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Joe Chang

Backup Compression - time for an overhaul

Database backup compression is incredibly useful and valuable. This became popular with then Imceda (later Quest and now Dell) LiteSpeed. SQL Server version 2008 added backup compression for Enterprise Edition only. The SQL Server EE native backup feature only allows a single compression algorithm, one that elects for CPU efficiency over the degree of compression achieved. In the long ago past, this strategy was essential. But today the benefits are irrelevant while the lower compression is becoming a significant liability. All the third party backup compression products offer multiple levels of compression via open source algorithms and it is time for SQL Server to follow.

As always, we shall start with the historical context. LiteSpeed was introduced sometime around 2000 when the server system would have had 4 Pentium II or III processors at around 400-500MHz. This was before there were multi-processors so 4 sockets means four cores. Today, the individual processor core (Sandy Bridge to Haswell generations) is about 20 times more powerful, 6X via frequency and another 3X on instructions per cycle efficiency. And there are be 8 cores per processor socket for Intel Xeon E5 (Sandy Bridge) and 12 in the E5 v2 (Ivy Bridge) processors. Even on dropping from 4 sockets in 2000 to 2 sockets today, the system has perhaps 80 times more compute power.

In addition, the compression code also benefit from Hyper-Threading more so than SQL Server, as there are no lock contention issues. Even the Pentium 4 first generation HT, the performance gain was 50% for LiteSpeed database backup compression.

Over the same period of time, IO bandwidth has improved as well, but not by the same degree. Fourteen years ago, 350MB/s from the IO system was good (basically 2 x 2Gbit/s FC ports). Today it is possible for an IO system to deliver 10-20GB/s, except that some brain fart IO strategy in recent versions of SQL Server effectively caps practical IO bandwidth to disk storage in the 4-5GB/s.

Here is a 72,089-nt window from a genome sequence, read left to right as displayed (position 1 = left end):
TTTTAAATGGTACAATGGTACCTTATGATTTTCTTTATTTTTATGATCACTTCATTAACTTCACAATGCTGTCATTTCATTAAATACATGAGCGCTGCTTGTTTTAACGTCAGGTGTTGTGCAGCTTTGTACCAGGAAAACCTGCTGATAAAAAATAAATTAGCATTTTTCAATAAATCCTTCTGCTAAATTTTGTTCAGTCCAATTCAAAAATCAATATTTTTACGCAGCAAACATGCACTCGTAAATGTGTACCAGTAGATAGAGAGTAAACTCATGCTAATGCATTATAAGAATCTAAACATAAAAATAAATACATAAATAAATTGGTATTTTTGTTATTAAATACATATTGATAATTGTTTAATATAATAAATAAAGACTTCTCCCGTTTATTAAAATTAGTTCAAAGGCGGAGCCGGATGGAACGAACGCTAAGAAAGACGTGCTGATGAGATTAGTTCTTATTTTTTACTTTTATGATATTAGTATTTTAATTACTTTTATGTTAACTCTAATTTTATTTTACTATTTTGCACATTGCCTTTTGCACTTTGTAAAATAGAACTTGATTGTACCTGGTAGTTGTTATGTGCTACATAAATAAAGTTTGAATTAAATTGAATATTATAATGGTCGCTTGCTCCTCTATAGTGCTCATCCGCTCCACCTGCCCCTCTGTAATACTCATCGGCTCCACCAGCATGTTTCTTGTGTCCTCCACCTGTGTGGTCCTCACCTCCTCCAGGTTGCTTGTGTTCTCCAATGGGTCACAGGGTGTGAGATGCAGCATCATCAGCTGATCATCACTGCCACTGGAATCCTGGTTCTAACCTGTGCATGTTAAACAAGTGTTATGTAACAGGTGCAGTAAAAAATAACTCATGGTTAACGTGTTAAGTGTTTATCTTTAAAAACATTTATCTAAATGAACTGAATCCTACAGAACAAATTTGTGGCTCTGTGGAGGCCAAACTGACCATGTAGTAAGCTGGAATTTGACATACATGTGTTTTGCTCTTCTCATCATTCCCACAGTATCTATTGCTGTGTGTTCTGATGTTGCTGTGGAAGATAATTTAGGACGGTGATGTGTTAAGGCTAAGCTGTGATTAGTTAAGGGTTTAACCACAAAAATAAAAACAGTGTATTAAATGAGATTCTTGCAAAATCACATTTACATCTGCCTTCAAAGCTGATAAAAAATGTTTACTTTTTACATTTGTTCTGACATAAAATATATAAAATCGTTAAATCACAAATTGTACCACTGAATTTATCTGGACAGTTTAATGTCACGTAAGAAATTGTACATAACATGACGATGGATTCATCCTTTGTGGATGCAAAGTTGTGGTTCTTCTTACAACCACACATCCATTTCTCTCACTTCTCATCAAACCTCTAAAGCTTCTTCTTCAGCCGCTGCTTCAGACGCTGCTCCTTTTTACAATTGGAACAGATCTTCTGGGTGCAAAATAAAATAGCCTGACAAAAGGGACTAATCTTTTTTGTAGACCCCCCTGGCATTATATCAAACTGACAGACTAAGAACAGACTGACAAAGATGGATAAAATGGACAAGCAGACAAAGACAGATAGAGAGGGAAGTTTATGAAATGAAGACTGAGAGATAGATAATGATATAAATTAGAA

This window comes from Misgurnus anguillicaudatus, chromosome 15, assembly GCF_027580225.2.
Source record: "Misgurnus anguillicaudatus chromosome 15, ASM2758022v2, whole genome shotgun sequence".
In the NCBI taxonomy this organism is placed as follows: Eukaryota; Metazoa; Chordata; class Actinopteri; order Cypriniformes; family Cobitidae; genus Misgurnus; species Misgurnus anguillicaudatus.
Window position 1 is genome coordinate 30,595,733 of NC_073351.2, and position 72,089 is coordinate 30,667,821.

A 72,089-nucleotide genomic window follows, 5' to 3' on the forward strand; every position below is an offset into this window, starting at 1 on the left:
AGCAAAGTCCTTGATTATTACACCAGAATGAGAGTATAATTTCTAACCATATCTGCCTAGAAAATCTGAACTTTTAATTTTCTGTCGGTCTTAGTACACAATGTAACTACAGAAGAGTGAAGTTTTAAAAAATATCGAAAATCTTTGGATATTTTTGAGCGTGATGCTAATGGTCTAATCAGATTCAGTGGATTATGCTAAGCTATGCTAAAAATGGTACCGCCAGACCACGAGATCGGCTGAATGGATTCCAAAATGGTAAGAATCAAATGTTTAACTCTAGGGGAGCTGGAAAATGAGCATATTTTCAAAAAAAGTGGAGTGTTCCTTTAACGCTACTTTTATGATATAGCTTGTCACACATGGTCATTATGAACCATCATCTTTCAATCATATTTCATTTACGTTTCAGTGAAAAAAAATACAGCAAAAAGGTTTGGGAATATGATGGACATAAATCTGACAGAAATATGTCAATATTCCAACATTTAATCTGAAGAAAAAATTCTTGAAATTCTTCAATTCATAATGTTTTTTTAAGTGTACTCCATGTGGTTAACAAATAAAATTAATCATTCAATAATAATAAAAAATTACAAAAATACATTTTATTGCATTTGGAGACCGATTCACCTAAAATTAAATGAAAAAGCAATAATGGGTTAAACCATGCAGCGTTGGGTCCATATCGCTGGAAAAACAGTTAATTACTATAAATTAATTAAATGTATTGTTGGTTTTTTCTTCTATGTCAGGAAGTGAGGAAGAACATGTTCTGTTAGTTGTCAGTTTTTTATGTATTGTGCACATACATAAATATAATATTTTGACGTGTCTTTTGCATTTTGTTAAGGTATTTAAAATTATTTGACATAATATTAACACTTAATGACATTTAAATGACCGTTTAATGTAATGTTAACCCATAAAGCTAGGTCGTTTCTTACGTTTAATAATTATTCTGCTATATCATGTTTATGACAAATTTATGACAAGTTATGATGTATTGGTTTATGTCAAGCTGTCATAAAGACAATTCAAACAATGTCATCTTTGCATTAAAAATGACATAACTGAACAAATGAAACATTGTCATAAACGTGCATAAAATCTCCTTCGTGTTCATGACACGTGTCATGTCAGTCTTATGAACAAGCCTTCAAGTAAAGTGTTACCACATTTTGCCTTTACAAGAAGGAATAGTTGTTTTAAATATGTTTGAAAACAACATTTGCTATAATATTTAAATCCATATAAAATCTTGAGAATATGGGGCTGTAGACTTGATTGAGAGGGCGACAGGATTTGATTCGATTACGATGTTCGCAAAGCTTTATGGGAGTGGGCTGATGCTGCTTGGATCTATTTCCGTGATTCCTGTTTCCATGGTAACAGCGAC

So the net change is that today there is far more CPU available to support compression relative to the practical IO bandwidth. To better use this, we would like to use one of the algorithm that can achieve high compression with more CPU per unit of raw data. This is valuable when the data has to be sent over a wide-area network with bandwidth limits or even a local network because the infrastructure team would not put in 10GbE for the mission critical database server and has no concept of parallel network connections.

High compression can also be important when local storage space limited and extra database backups are necessary for migration operations. Of course the occurrence of constrained storage space is a separate matter of total organizational stupidity. Hard disk capacity is cheap, even for the more reliable enterprise models ($100 per TB for 7.2K HDDs and $450/TB for 10K). Yet in a SAN that is billed as helping to reduce cost (via increased utilization), somehow storage becomes precious, doled out in driblets from the SAN admin only after a series of time wasting meetings, forms and justifications. OK I am side-tracking to my long standing feud with SAN vendors bent on crippling database performance. The bottom line is that we have CPU resources on the SQL Server system, and we can put it to good use.

Compressibility of Data

Normally I like to use the TPC-H database for performance investigations because the data generator is openly available (with source code) to facilitate independent verification and because there a good library of published reports for comparison. Of course the TPC-H database is populated with randomly generated data which has different compression characteristics than normal data (less). This is because in a typical production database, there is prolific use of sequentially increasing 8-byte data types or otherwise having a limited range of values, i.e. 63 out of 64 bits are the same from one row to the next. Another cause is lack of normalization, meaning repeating values that are easily reduced with dictionary based compression. The exception of course is databases with extensive use of (non-sequential) unique identifiers, which have almost no compressibility.